Georgia is a wonderful state to call home, and it’s apparent that people love it because it’s one of the fastest-growing states in the country.
The warm weather, southern hospitality, and thriving business climate have people relocating in droves.
There are a few things you should know, though, before packing your bags and moving to the Peach State.
Do NOT call it HOTlanta.
That nickname became all too popular from a number of rap songs, but no one actually calls it that. If a local hears you say it, you will probably get the side-eye.
ITP vs. OTP — Learn it, love it.
Metro Atlanta is divided into two parts by I-285 a.k.a. “The Perimeter” — an interstate highway loop encircling the city. Once you know that, it’s easy enough to figure out that ITP stands for “inside the perimeter” and OTP stands for “outside the perimeter.” If you’re talking to a local about where something is, they will more than likely mention if it’s ITP or OTP. Best get acquainted.
It’s pronounced duh-CAB.
The recent election coverage in Georgia has brought to light that the word “DeKalb” is a challenge to pronounce for many. We need to clear this one up — it’s pronounced “duh-CAB.” Not “dee-caulb” or “duh-caulb.” Say it with me — “duh-CAB.”
Yes, it is very hot & humid.
If you think the humidity is bad in Florida, welcome to Georgia. The humidity, particularly during the summer, is absolutely merciless. Combine that with 90+ temps and you’ll be sweating off your makeup in minutes.
You will find discarded chicken bones all over the streets of Atlanta.
Atlantans love their chicken wings and you can rarely walk down the street without coming across a discarded chicken bone. It’s actually an epidemic that has become a full-blown meme. Dog owners beware, though, you don’t want your pooch to pick one up.
Georgia is the Peach State, but we’re actually better at pecans.
The state is known for its sweet, juicy peaches and dozens of fresh peach stands lining rural roads. We even have a peach on our ID cards. But, it isn’t technically the number one source of peaches in the country, it’s actually the top producer of pecans.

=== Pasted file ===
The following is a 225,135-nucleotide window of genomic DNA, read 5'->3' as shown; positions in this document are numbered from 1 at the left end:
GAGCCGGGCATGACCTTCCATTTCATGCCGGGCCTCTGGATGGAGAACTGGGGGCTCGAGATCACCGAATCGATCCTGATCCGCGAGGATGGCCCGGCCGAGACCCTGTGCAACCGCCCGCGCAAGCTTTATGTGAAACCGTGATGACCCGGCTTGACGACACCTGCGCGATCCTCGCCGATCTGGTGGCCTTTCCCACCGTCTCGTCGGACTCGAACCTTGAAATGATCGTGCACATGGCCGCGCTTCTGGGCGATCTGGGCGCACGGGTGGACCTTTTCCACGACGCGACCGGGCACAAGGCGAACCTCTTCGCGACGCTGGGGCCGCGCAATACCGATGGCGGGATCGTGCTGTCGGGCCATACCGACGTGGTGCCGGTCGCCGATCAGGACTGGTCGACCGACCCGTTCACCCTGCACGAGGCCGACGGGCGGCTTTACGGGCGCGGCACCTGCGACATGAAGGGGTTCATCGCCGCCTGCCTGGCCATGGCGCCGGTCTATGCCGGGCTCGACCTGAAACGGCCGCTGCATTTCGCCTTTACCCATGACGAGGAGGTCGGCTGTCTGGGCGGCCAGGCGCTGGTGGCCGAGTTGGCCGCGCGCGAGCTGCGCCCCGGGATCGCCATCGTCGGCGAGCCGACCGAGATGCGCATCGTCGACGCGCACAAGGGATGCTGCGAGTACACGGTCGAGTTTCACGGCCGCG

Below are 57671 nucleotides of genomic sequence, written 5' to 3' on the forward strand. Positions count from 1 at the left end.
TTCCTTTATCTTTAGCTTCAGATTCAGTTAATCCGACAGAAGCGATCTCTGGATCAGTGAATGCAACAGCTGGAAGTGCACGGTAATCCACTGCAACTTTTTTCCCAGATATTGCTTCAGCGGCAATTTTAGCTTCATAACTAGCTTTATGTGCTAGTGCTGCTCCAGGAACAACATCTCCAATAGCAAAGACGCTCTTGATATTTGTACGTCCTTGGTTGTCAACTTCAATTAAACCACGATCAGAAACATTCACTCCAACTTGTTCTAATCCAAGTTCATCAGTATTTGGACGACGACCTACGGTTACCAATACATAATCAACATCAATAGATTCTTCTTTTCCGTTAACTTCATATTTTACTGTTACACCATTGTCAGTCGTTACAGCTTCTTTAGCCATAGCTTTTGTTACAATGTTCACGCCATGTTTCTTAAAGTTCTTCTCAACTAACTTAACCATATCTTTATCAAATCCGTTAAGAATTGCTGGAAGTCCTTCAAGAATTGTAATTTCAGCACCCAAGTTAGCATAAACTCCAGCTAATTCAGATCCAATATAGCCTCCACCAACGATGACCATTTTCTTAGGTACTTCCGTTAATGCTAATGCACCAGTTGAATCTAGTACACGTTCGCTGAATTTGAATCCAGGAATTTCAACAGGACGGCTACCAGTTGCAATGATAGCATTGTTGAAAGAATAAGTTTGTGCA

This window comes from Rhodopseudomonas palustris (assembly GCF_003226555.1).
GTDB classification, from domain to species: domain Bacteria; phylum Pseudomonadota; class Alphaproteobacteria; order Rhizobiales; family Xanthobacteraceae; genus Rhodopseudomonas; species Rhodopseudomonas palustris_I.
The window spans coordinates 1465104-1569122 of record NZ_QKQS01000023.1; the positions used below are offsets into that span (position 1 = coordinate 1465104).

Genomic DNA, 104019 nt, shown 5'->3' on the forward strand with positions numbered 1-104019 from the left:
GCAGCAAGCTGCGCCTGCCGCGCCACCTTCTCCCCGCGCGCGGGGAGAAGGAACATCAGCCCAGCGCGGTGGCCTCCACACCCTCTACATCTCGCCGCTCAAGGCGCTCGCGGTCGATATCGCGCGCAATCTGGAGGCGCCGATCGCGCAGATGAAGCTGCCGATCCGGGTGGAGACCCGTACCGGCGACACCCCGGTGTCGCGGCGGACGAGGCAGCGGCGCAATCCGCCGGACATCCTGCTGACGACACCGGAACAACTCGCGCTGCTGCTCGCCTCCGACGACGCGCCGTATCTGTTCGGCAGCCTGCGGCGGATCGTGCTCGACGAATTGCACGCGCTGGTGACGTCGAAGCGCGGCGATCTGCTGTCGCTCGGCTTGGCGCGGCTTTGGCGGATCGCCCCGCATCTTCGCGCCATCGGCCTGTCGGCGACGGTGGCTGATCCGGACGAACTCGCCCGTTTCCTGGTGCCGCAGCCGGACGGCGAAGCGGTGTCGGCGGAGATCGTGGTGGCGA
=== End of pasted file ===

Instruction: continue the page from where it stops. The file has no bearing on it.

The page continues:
Georgians do not handle snow well.
It snows less than 2 inches per year in Georgia, but when it does, all hell breaks loose. Locals go into full panic mode and run to the stores to stock their pantries with bread, milk, and non-perishables. Never forget Atlanta’s “Snowmageddon” of 2014, which shut down the city after just 2 inches of snowfall.
The second ‘t’ in Atlanta is silent.
Locals pronounce it “Atlannuh” and skip the second ‘t’ altogether. If you pronounce it “properly,” it’s a dead giveaway that you’re not from around here.
There’s more to Georgia than the ATL.
The state is home to a bunch of really cool cities like Savannah, which is a historic harbor town, and Augusta, where the PGA Masters Tournament is held every year. Small town Georgia has a lot to offer as well, and taking a drive down rural roads is absolutely beautiful. There are also several islands and beach towns along the coast, like Tybee Island and Jekyll Island, that make for perfect getaway weekends in the summer months.
“Bless your heart” has multiple meanings.
If someone says, “Bless your heart,” it can be interpreted in many different ways, and a lot of it depends on tone. A sincere “bless your heart” shows true concern or sympathy for a person. Used in a different context, “bless your heart” can be a precursor to an insult and usually means that the person can’t say what they’re really thinking.
Georgians don’t have an accent.
Please don’t visit and start pointing out to locals that their accent is “cute” or that they pronounce some words “funny.” As far as we’re concerned, we’re not the ones with the accent, you are. Plus, you’ll probably start to pick it up the longer you stay here.